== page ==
Palmetto Equine Awareness & Rescue League

Serving Upstate South Carolina

Neptune's Horses by Walter Crane


Sometimes animals we take possession of are not good candidates for our adoption program. This includes stallions, very old animals, and animals with cronic health conditions, such as severe hoof founder, Cushings disease, or blindness.

For these animals we contact veterinarians, other rescue groups, and horse-related forums to find a suitable home. Sometimes no home can be found and euthanasia is the best option for the animal.

Successful placements


This young colt is horse 10 from the Townville seizure. Because of lack of proper nutrition, his growth was well behind his age. Like all starvation cases, he was docile and easy to handle, not at all like healthy colts. He was low man in the pasture, so each day we moved him to a holding pen for feeding. Because of his penchant for sticking his head through gates and corral panels, we began calling him Filbert. With the feed program Seminole put him on he began to gain weight and began to catch up on his growth.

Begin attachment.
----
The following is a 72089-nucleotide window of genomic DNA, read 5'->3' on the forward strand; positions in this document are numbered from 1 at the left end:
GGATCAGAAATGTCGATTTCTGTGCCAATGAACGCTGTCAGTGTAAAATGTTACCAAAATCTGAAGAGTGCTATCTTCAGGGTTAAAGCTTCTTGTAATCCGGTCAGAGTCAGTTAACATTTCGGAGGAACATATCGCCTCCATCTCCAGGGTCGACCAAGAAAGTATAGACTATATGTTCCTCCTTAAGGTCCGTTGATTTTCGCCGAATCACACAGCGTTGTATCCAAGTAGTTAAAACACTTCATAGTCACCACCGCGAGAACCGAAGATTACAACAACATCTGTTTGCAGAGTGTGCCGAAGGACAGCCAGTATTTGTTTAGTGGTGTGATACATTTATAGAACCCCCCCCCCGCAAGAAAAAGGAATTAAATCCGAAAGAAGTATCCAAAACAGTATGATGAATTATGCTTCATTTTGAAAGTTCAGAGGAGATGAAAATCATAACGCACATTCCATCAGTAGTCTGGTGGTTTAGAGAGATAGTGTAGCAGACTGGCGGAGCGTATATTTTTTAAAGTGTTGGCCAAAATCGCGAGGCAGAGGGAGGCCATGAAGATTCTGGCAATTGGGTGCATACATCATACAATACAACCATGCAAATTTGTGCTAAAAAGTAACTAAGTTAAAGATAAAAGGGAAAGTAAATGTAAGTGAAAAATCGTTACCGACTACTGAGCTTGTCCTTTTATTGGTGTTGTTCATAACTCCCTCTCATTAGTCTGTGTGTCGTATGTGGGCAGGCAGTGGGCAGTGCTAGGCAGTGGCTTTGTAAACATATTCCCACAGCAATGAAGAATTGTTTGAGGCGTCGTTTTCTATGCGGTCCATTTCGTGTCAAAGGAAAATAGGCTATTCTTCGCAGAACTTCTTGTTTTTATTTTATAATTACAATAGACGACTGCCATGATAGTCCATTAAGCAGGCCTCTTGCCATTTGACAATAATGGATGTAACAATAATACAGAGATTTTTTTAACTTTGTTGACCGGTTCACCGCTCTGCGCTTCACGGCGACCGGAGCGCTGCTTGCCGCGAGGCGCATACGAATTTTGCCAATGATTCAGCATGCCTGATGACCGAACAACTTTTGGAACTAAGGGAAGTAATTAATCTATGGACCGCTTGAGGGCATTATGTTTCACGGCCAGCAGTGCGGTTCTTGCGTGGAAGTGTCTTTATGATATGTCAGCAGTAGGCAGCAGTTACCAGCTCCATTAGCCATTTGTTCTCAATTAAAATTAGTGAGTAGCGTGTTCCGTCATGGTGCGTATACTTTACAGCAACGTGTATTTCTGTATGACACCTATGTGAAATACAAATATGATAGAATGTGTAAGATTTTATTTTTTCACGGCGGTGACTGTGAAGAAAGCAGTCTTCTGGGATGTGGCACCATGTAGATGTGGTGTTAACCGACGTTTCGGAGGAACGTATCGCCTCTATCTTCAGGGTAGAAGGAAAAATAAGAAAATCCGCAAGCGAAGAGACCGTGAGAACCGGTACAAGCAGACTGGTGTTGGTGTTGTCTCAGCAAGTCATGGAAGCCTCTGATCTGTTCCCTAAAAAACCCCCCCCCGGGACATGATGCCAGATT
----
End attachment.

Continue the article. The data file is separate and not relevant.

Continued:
On October 1st, 2007 Filbert was gelded and had his wolf teeth removed. He seemed to be fine until about 9:30 that evening when he displayed classic symptoms of mild colic. We contacted Dr. Alice Beretta with his vital signs, all well within normal ranges except for his heart rate, which ranged from 60-75 beats per minute (normal rate is 35-45). Dr. Beretta decided that it would be best that she come out and verify his vitals. During her examination she found that Filbert had a very serious heart arrhythmia. It was so severe that we were told not to exercise him as would normally be done for a new gelding. Filbert was at risk for a heart attack should he encounter undo stress or overexert himself as a normal youngster playing in the field.